13 smuggled puppies doing well in quarantine

A Singaporean woman was arrested at Woodlands Checkpoint last month for trying to smuggle 13 puppies into the country. They were hidden in three black bags in a Singapore-registered car. -- PHOTO: IMMIGRATION AND CHECKPOINTS AUTHORITY
A Singaporean woman was arrested at Woodlands Checkpoint last month for trying to smuggle 13 puppies into the country. They were hidden in three black bags in a Singapore-registered car. -- PHOTO: IMMIGRATION AND CHECKPOINTS AUTHORITY

Thirteen puppies that a woman tried to smuggle into Singapore from Malaysia last month are healthy and doing well.

They are in quarantine and being monitored by the Agri-Food and Veterinary Authority (AVA) for clinical signs of infectious or contagious disease, especially rabies, at the Sembawang Animal Quarantine Station.

"The puppies are not available for adoption for now as we are working with our Malaysian counterparts to return them," said an AVA spokesman, in response to queries from The Straits Times.

A 33-year-old Singaporean woman was arrested at Woodlands Checkpoint last month for attempting to smuggle the puppies in without a proper permit.

The animals were discovered hidden in three black bags under the driver's seat of a Singapore- registered car, the front passenger's seat and the glove compartment during a routine check.

It is believed that the puppies, which appear to be of popular breeds such as poodle and Japanese spitz, were being smuggled in for sale in Singapore.

Such animals can be bought legally here, but some smugglers bring them in to sell at a lower price online, for example, on websites such as Locanto or Adpost.

A Japanese spitz puppy, for instance, costs about $1,500 online but the price could go up to $3,800 at pet shops.

Dr Siew Tuck Wah, president of animal welfare group Save Our Street Dogs, said puppies brought in illegally could be sold at a lower price as smugglers do not pay for the proper import procedures.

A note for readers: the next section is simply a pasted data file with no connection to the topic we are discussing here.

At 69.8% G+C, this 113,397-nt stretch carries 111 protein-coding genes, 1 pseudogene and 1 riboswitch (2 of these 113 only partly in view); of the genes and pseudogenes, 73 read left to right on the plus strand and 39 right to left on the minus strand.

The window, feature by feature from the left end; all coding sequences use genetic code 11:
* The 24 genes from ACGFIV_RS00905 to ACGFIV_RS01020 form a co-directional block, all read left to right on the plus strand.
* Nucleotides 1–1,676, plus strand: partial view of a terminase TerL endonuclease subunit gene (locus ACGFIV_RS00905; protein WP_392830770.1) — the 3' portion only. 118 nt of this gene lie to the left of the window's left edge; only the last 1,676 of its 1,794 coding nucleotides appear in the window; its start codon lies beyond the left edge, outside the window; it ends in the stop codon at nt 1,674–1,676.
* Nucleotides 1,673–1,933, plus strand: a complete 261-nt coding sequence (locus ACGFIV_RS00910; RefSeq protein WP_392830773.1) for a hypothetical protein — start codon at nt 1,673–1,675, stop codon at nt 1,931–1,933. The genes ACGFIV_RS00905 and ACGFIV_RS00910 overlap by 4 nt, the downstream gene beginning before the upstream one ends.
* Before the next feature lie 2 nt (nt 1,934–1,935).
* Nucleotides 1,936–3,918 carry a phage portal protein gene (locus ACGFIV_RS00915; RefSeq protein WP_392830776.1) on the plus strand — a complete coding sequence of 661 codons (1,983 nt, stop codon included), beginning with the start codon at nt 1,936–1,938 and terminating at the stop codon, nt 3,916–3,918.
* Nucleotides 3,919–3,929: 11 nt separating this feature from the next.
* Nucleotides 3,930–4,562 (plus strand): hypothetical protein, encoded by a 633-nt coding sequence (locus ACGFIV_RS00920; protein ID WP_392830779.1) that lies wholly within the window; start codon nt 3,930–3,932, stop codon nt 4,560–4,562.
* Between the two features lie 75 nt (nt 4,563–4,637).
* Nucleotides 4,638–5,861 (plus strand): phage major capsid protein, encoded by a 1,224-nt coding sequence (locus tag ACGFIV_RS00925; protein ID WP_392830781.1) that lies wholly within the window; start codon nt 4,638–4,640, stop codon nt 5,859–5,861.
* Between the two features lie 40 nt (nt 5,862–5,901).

"To legally import a puppy from Malaysia, it could cost up to $3,000 in quarantine fees and import papers," said Dr Siew. "Many pet shops will choose to bring dogs in from Australia instead, as there is no quarantine period. But imports from a proper breeder are also more expensive."

Last month's case was the second thwarted puppy smuggling attempt this year.

In March, Malaysian lorry driver Abdul Aziz Kassen had tried to smuggle in 43 puppies in two sealed carton boxes. The dogs were hungry and thirsty when found. One of them, a pomeranian, later died. The 45-year-old driver was later jailed for six months.

Ms Corinne Fong, executive director of the Society for the Prevention of Cruelty to Animals, said young animals should not be crammed into tight spaces, as this could worsen their physical and mental suffering. She urged potential pet owners to consider adopting instead.

"The layman can curb this smuggling trade by cultivating the right mindset, that all puppies are special and valuable... regardless of their breed," said Ms Fong.

Animal lover Looi Siew Yuen, 24, changed her mind about buying a husky and adopted a mongrel instead.

Ms Looi, a research consultant, said: "I figured that if I didn't get a husky, someone else would still have given it a home.

"It's much harder for strays to find a home and since I love all dogs equally, regardless of their breed, I might as well adopt."

audreyt@sph.com.sg